It’s great to see they could replicate this winning dram so closely. It’s difficult to find big differences, but the first one leaves a slightly brighter, fruitier, more elegant impression. In my opinion batch #2 can’t claim it’s better than batch #1, it meets the expectations but it doesn’t exceed them. Same pricing: around € 65 again.
Another Teaninich 1973 in direct comparison with the cask by Malts of Scotland bottled a couple of months ago. This one is part of the Faces series.
Teaninich 40 yo 1973 (42%, The Whisky Agency ‘Faces’ 2013, refill sherry hogshead, 213 btl.)
Nose: very similar to the Malts of Scotland cask. Gooseberries, unripe banana, kiwi… Maybe slightly less sour and slightly less pronounced oak. Sure, there’s wood but it brings a sense of oldness rather than a sourness, if you know what I mean. Same honey and mint. Yellow flowers. The whole also had a hint of old rum that I don’t get in the MoS version. Maybe this roundness comes from the sherry cask, maybe not. Nice. Mouth: the attack seems slightly bitter here (more than 0,2% bigger). Banana, yellow plums, oranges, pineapple. Mint / eucalyptus combo. The oak seems more toasted, even faintly smoky? Tobacco leaves in any case, some cedar. Weakens rather quickly. Finish: maybe a tad longer, maybe it’s just imagination. Same fruity / minty fade.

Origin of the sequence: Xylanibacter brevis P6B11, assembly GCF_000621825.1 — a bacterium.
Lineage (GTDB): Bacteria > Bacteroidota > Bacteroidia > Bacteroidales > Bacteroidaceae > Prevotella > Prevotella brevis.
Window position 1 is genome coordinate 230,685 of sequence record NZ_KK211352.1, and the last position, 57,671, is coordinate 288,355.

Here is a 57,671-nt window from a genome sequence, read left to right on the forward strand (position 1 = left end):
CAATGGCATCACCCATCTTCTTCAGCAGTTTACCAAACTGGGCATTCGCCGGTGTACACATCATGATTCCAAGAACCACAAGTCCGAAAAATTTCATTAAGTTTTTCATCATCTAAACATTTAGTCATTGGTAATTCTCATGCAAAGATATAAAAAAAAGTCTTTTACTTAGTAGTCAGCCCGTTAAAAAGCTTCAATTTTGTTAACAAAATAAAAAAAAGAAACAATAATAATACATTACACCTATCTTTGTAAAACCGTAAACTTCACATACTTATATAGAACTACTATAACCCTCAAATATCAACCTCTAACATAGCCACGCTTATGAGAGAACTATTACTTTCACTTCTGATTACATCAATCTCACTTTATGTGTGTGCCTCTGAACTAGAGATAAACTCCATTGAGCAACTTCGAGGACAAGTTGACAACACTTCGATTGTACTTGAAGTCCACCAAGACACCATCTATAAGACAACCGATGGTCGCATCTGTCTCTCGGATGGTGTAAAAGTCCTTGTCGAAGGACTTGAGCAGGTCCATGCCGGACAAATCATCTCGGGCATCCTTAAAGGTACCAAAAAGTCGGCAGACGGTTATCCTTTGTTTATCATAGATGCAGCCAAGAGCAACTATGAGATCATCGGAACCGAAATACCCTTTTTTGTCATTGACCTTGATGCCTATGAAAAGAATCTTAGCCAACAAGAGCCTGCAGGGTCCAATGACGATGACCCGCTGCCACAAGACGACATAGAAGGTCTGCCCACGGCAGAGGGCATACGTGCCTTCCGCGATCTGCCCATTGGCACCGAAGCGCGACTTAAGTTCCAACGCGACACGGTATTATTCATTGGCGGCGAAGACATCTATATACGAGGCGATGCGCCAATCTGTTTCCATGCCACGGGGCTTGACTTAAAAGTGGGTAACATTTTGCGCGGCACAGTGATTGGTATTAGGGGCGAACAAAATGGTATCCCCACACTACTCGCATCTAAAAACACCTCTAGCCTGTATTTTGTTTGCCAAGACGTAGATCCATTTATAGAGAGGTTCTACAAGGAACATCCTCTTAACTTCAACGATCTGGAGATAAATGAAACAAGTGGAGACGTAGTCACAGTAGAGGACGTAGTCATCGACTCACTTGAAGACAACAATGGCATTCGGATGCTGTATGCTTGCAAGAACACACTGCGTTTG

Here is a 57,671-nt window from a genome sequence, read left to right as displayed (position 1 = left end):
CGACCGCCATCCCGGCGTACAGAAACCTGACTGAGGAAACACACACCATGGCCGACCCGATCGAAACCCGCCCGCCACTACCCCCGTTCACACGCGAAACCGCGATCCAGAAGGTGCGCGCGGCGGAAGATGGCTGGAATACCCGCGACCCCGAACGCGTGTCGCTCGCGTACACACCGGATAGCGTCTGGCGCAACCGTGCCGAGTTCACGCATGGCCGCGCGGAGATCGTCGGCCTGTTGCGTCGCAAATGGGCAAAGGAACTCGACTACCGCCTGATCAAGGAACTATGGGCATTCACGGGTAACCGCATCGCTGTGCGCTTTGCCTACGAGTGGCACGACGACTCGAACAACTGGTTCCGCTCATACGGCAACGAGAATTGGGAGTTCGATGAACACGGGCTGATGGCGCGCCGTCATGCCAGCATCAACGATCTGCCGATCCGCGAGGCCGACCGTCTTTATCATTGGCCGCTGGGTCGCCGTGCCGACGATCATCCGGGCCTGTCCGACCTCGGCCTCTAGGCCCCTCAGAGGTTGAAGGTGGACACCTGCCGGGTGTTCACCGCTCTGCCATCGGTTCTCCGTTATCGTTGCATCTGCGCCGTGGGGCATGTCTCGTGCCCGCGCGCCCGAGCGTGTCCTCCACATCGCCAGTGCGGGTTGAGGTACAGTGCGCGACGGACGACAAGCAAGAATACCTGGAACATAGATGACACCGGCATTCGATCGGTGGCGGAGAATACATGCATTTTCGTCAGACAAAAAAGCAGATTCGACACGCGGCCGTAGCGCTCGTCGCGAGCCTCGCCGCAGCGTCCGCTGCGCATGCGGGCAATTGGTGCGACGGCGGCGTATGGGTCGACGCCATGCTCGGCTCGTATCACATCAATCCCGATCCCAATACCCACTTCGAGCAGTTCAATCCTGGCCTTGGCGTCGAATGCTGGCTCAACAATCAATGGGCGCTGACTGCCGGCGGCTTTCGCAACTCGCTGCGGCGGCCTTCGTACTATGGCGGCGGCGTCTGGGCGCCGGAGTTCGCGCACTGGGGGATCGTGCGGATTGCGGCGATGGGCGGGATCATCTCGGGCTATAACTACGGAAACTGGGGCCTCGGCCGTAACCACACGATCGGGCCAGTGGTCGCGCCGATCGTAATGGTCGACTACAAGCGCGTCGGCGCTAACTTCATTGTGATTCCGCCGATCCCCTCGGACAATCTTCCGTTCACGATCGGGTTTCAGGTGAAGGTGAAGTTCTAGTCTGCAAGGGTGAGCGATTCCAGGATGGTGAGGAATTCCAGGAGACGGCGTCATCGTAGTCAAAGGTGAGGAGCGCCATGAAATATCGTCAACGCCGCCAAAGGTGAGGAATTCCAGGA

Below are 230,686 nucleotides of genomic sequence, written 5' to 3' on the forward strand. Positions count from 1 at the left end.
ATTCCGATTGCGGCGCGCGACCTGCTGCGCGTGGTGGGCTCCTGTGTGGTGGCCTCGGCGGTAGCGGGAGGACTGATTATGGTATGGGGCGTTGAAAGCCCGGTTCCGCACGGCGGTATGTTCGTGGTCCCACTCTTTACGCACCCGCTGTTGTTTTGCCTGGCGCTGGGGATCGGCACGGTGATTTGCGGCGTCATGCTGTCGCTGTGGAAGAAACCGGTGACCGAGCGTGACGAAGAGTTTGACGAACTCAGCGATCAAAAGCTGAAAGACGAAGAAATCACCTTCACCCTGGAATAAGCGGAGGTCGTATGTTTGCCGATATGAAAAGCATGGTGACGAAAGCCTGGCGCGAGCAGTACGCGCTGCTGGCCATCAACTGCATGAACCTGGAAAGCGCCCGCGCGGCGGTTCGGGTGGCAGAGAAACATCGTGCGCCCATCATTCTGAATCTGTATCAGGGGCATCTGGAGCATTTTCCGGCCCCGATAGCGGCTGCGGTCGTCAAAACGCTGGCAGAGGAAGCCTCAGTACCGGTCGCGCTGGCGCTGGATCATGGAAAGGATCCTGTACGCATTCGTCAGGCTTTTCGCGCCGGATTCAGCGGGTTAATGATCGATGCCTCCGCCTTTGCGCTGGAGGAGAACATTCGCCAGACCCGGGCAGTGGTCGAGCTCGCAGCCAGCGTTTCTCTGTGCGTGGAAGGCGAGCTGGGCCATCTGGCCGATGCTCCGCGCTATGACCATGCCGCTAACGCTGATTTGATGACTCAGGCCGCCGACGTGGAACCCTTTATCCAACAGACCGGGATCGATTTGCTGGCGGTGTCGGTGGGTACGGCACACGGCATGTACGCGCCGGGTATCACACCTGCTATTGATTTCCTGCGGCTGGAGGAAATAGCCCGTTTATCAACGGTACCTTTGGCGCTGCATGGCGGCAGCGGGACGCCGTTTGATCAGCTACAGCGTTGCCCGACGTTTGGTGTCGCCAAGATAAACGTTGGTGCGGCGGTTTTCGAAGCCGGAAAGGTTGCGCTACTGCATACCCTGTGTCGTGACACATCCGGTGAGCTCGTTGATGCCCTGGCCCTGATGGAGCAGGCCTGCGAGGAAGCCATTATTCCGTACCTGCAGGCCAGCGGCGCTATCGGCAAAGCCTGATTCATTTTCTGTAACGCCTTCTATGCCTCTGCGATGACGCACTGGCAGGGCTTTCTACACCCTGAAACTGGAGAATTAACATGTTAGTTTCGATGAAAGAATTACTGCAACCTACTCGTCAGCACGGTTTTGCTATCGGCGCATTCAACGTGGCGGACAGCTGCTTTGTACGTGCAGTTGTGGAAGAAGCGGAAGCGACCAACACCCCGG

The two casks are closely together, but I prefer this one for its rummy roundness on the nose and its slightly bigger impact on the palate. Close call though, so let’s give the same score, both are on the subtle side and this one is the more expensive choice. Around € 235.
It may be a silly goal wanting to try whisky from every single distillery in Scotland, but now that I’m close to achieving it, I’d like to ask for your help and tick the last names.